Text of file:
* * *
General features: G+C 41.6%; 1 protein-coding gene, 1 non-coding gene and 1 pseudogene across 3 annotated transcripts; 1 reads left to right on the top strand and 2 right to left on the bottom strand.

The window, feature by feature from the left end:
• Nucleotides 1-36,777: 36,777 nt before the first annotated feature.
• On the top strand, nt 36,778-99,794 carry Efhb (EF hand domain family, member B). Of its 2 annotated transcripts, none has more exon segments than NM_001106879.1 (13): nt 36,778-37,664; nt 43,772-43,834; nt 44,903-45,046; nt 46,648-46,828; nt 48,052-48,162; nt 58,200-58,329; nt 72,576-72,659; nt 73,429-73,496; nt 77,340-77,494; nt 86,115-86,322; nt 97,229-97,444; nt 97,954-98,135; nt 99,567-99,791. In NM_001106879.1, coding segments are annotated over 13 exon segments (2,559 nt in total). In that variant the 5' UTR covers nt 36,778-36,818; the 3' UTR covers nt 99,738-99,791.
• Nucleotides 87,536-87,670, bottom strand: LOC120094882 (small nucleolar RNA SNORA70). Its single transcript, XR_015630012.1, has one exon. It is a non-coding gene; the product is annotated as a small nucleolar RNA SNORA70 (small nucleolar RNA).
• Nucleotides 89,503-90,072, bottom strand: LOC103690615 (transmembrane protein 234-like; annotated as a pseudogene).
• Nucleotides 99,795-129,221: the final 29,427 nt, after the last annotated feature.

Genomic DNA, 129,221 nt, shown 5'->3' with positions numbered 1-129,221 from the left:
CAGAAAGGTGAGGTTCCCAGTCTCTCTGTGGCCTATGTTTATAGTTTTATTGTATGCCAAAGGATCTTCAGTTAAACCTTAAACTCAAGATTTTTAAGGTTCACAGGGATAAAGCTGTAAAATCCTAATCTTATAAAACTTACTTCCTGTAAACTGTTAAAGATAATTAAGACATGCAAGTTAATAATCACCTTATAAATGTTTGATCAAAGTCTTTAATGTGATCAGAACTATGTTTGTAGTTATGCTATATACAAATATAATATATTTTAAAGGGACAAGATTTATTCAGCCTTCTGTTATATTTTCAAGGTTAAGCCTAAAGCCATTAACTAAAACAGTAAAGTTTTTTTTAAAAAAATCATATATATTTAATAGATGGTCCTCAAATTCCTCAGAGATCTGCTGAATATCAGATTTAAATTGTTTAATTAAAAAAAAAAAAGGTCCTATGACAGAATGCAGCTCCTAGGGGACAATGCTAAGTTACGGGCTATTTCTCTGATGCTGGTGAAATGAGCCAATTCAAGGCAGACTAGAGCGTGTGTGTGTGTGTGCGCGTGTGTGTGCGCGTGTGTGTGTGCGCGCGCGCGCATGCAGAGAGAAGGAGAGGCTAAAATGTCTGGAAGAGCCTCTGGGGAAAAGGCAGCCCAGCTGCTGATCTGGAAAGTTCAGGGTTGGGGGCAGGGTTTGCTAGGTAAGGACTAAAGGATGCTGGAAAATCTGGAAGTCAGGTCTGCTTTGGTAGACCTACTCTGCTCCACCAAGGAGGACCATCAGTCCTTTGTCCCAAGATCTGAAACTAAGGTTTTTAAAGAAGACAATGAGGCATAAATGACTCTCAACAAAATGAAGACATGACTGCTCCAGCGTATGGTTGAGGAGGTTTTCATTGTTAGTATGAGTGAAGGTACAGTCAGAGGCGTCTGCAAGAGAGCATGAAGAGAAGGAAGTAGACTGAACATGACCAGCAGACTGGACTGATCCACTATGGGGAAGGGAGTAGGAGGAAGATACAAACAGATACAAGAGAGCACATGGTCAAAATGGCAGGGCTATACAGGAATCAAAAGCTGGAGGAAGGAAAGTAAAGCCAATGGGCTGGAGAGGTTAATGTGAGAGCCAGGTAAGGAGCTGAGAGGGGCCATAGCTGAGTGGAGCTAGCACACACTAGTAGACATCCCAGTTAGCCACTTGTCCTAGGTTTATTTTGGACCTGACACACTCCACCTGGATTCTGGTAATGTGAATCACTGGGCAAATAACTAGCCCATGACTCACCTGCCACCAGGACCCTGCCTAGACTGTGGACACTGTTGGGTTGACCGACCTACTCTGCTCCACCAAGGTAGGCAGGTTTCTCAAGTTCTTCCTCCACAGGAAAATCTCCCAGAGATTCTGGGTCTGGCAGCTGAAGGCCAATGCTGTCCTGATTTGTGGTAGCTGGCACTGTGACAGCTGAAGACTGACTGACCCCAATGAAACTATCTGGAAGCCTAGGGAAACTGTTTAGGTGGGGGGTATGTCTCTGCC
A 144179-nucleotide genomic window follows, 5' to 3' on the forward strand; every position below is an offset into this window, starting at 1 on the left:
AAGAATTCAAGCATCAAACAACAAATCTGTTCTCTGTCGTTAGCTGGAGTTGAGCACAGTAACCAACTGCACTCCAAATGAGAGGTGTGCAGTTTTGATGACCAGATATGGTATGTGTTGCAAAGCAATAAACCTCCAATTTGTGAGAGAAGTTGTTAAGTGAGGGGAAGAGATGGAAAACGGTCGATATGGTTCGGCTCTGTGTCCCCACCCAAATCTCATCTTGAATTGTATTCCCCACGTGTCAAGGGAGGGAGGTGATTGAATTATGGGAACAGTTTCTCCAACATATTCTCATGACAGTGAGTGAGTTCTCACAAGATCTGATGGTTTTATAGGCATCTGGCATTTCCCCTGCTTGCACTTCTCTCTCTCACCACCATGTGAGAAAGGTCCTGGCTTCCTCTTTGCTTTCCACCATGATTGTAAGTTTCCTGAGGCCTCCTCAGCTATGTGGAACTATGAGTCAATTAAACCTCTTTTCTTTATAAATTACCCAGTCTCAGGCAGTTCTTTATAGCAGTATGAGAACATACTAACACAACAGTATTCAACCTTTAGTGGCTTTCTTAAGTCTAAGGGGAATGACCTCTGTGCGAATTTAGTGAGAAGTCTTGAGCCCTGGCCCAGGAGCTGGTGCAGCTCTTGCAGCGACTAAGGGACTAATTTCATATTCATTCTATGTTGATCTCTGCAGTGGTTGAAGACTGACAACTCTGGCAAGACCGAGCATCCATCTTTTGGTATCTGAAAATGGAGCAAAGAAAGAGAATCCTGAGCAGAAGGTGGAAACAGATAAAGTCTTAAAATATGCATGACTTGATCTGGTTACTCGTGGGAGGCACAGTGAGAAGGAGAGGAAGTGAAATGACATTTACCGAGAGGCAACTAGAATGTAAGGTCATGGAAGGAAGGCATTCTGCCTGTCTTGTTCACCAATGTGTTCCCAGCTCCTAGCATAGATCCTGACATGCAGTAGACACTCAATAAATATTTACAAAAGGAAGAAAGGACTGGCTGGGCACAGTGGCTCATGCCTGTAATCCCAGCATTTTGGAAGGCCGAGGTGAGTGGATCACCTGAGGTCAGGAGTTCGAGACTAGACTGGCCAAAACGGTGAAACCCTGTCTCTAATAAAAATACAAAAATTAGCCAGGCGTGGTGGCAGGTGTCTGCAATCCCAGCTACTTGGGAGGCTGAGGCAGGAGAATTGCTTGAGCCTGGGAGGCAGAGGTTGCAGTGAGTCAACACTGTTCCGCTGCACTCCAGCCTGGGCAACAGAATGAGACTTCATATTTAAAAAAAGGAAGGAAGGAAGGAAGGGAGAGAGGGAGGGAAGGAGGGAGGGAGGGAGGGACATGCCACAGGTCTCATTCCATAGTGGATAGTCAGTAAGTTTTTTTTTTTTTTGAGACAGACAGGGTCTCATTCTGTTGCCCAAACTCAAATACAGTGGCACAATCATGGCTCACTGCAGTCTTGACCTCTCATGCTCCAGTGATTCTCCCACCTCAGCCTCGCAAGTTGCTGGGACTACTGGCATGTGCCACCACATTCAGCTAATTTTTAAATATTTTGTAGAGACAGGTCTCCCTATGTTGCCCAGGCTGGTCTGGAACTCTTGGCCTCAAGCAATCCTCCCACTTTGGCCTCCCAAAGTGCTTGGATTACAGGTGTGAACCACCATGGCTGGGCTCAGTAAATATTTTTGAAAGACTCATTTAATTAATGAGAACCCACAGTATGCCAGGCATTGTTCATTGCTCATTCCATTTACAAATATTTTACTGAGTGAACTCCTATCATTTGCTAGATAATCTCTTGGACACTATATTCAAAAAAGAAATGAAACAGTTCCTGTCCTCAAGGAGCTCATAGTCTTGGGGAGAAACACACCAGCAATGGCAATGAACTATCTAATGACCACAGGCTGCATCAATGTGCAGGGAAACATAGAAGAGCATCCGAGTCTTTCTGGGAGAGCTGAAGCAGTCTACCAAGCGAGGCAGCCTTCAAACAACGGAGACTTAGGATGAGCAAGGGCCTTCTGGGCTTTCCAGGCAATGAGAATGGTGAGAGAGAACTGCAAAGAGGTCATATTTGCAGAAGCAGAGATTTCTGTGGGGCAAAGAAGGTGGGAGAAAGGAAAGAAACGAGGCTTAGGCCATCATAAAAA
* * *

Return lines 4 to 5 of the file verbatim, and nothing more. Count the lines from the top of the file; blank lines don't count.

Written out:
• On the top strand, nt 36,778-99,794 carry Efhb (EF hand domain family, member B). Of its 2 annotated transcripts, none has more exon segments than NM_001106879.1 (13): nt 36,778-37,664; nt 43,772-43,834; nt 44,903-45,046; nt 46,648-46,828; nt 48,052-48,162; nt 58,200-58,329; nt 72,576-72,659; nt 73,429-73,496; nt 77,340-77,494; nt 86,115-86,322; nt 97,229-97,444; nt 97,954-98,135; nt 99,567-99,791. In NM_001106879.1, coding segments are annotated over 13 exon segments (2,559 nt in total). In that variant the 5' UTR covers nt 36,778-36,818; the 3' UTR covers nt 99,738-99,791.
• Nucleotides 87,536-87,670, bottom strand: LOC120094882 (small nucleolar RNA SNORA70). Its single transcript, XR_015630012.1, has one exon. It is a non-coding gene; the product is annotated as a small nucleolar RNA SNORA70 (small nucleolar RNA).